They put us in police buses and took us to the Headquarters. Our mobile phones (which, until then, were on and with us) were taken away. They searched us, and took away everything including shoelaces. Due to lack of space, they put us into the jails of the anti-terrorism section. My right eye was red and swelled, tears still flowing. When we entered the jail, they told us they will make a “detailed search”. They undressed us, until we were left with our underpants. We were already guessing that they would abuse the female protesters that came with us.
I told them that I must go to a hospital because of my eye. One of them said he could take me to the toilet so I wash my face. I said “This cannot be washed away, don’t you see?” They told me they’d take to a hospital, and put us into a cell for three people. Inside the cells, the lights were always on and there were no mirrors nor clocks. The cops would give us wrong answers when we asked the time. I demanded to visit a hospital at 12 am but was taken only at 4 am. They took me to Haseki Hospital. I asked for a cigarette but the cops didn’t give me even though they themselves were smoking. Seeing that I was accompanied by cops, the doctor briefly looked at my eye, told me that I was fine, and wrote a prescription. The prescription had no stamps, no signatures, no names on it… As I didn’t see my lawyer yet, I still keep it with me.
The next day when we were taken to the hospital for medical report, we were handcuffed and treated badly. The doctors did their best to understate the bruises. After we took the reports, one girl refused to be handcuffed. A police officer pulled her hair and swore at her.
Our breakfast in jail consisted of a expired 20 gram pack of cream cheese, one pack of jam, and one pack of butter. Together with it, expired bottled water and some stale bread. The first day we lacked the necessary consciousness and ate what they gave us. But in the following 48 hours we didn’t eat anything. They asked if we were on hunger strike. Those who declared they were on hunger strike received only water and sugar from then on.
To go to toilet, we had to wave our hands to the camera in the cell. When we shouted, they either wouldn’t hear or ignore us. So, we would force them to come by covering the camera with our blankets.
When the prosecutor requested to extend the detention period, they tried to make us sign a document, on which accusations including “throwing Molotov cocktails” and “carrying bomb equipment” were stated. We declined to sign. Of course, police treated us in a ridiculously violent way. As if we were guilty, they tried to take photos of us and get our fingerprints.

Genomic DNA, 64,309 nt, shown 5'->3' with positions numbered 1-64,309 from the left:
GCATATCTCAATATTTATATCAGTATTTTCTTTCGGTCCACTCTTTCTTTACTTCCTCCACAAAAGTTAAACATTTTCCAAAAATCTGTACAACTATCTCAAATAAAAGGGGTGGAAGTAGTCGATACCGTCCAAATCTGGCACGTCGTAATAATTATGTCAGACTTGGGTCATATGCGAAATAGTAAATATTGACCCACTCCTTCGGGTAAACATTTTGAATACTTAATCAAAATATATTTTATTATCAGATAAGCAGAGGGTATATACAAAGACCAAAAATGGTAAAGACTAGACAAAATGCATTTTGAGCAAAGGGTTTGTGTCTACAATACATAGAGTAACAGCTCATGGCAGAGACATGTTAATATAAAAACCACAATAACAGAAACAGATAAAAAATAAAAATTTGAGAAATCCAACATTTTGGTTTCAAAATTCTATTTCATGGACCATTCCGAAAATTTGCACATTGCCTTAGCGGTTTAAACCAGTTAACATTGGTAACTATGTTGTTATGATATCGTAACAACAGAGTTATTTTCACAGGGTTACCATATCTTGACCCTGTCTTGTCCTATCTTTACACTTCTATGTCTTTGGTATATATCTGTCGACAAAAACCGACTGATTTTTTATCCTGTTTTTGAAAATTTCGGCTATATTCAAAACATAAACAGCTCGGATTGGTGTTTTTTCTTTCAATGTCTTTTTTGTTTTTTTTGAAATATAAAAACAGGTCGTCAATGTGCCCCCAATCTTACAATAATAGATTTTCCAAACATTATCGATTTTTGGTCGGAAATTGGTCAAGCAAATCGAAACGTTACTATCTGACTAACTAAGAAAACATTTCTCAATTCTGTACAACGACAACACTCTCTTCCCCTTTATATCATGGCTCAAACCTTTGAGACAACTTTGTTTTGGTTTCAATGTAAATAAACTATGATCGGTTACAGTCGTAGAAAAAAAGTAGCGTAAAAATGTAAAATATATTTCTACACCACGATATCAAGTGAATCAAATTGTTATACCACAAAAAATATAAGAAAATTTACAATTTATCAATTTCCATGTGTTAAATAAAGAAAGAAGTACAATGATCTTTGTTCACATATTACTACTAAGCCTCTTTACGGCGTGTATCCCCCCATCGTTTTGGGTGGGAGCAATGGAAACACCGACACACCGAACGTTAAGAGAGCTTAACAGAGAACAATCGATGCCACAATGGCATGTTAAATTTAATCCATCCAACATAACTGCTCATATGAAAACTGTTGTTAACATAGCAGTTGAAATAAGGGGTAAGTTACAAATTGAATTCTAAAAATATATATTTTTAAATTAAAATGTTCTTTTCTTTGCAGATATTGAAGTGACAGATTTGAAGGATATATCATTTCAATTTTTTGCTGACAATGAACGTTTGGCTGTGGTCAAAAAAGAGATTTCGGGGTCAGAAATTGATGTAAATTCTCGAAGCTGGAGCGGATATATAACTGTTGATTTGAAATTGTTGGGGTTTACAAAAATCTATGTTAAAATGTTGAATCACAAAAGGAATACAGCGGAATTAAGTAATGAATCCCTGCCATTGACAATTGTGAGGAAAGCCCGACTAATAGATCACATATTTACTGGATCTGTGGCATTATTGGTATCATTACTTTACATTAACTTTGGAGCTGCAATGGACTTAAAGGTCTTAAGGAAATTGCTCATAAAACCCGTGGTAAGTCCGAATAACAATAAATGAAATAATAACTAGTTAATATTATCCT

There was one thing in their daily routine, which was that they had to ask us if we want to make a phone call and inform our family. Everybody said yes and gave a phone number to be called. Only when we got out did we learn that none of those numbers were called and no one was informed.
After 6 days without law, regulation, sleep and food, we were taken to Çağlayan Courthouse at 6.30 am. They made us wait there until late at night. We were very bored while waiting. We made a ball from tinfoil, the package material for the food our lawyers brought us. Of course this was until the ball went a little too far and a cop shot it even further away. Fortunately, we managed to make another one.
While waiting to be brought before the prosecutor, police deliberately gave us incorrect information. A police officer said we would be released right away. He pretended to talk on the phone and said out loud stuff like “Let them free”, so that we would be disappointed later on. Yet, as days went by, we became conscious of these tricks. We danced, played games, even organized a forum.
When brought before the prosecutor, he stated “The person detained due to suspicion is in fact a victim” and declared not to proceed further.
It was a bad experience, but I am glad to have witnessed the unlawful behavior of the state of Turkish Republic. I already detested it, now I have solid evidence for my dislike: what I went through…
Life goes on, as it does. The bruises in my body are getting better. But the real problem is my eye. They told me it would take 3-4 months to recover. In any case, I will collect all my medical reports and seek my rights. I intend to appeal to the Court of Human Rights. And I am confident that there are hundreds, even thousands of courageous lawyers who believe in justice. I am sure that the righteous people are on my side.
Yet, after all that I told you, do you want to know my final words?
I am ashamed and disgusted to be a citizen of the Turkish Republic.
The spirit of this century seems to be one of mass struggles and highly confrontational demonstrations. Every morning, we wake up to hear about a huge protest in some distant part of the planet. It turns more and more difficult to follow what is going on here and there.
But why are all these people revolting all around the world?
One good answer is that they revolt for one and the same reason: Capitalism, nowadays more fashionably called neo-liberalism, has made it impossible to pursue happiness in any sense of the word (it’s not a very profitable concept anyway), and the time has come for the people to say “Enough is enough.”
An equally good answer is that they revolt for completely different reasons. For capitalism manifests itself in very different forms in different places.
This is not a theoretical text to analyze social movements around the world. We have a less ambitious goal: Give a taste of “Why revolt in Turkey?”
Why did people in Turkey revolt? What kind of reasons led to the uprising that inspired us all?
One year after Gezi protests, we will try to give concrete examples of the oppression that Turkish people have been experiencing… well, for some years, but we will focus on more recent developments.